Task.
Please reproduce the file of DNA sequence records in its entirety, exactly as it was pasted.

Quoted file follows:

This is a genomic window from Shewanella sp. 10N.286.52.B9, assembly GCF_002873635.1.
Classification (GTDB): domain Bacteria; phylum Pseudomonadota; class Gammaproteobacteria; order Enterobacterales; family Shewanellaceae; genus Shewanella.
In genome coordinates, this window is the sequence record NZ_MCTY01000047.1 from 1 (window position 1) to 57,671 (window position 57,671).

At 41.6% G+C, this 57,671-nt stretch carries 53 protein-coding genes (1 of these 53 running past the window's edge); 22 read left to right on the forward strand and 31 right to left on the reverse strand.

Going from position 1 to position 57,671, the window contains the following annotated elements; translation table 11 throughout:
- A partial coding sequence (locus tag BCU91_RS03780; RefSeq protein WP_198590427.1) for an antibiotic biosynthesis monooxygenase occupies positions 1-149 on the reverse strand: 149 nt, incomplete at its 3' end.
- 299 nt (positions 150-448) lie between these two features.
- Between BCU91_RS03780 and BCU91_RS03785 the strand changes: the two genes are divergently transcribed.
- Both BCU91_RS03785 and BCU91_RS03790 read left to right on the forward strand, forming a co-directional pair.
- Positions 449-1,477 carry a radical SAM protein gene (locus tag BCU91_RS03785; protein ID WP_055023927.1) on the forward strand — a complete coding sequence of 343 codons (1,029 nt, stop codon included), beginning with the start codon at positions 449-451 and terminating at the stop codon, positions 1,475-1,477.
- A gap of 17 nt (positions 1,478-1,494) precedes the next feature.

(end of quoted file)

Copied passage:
This is a genomic window from Shewanella sp. 10N.286.52.B9, assembly GCF_002873635.1.
Classification (GTDB): domain Bacteria; phylum Pseudomonadota; class Gammaproteobacteria; order Enterobacterales; family Shewanellaceae; genus Shewanella.
In genome coordinates, this window is the sequence record NZ_MCTY01000047.1 from 1 (window position 1) to 57,671 (window position 57,671).

At 41.6% G+C, this 57,671-nt stretch carries 53 protein-coding genes (1 of these 53 running past the window's edge); 22 read left to right on the forward strand and 31 right to left on the reverse strand.

Going from position 1 to position 57,671, the window contains the following annotated elements; translation table 11 throughout:
- A partial coding sequence (locus tag BCU91_RS03780; RefSeq protein WP_198590427.1) for an antibiotic biosynthesis monooxygenase occupies positions 1-149 on the reverse strand: 149 nt, incomplete at its 3' end.
- 299 nt (positions 150-448) lie between these two features.
- Between BCU91_RS03780 and BCU91_RS03785 the strand changes: the two genes are divergently transcribed.
- Both BCU91_RS03785 and BCU91_RS03790 read left to right on the forward strand, forming a co-directional pair.
- Positions 449-1,477 carry a radical SAM protein gene (locus tag BCU91_RS03785; protein ID WP_055023927.1) on the forward strand — a complete coding sequence of 343 codons (1,029 nt, stop codon included), beginning with the start codon at positions 449-451 and terminating at the stop codon, positions 1,475-1,477.
- A gap of 17 nt (positions 1,478-1,494) precedes the next feature.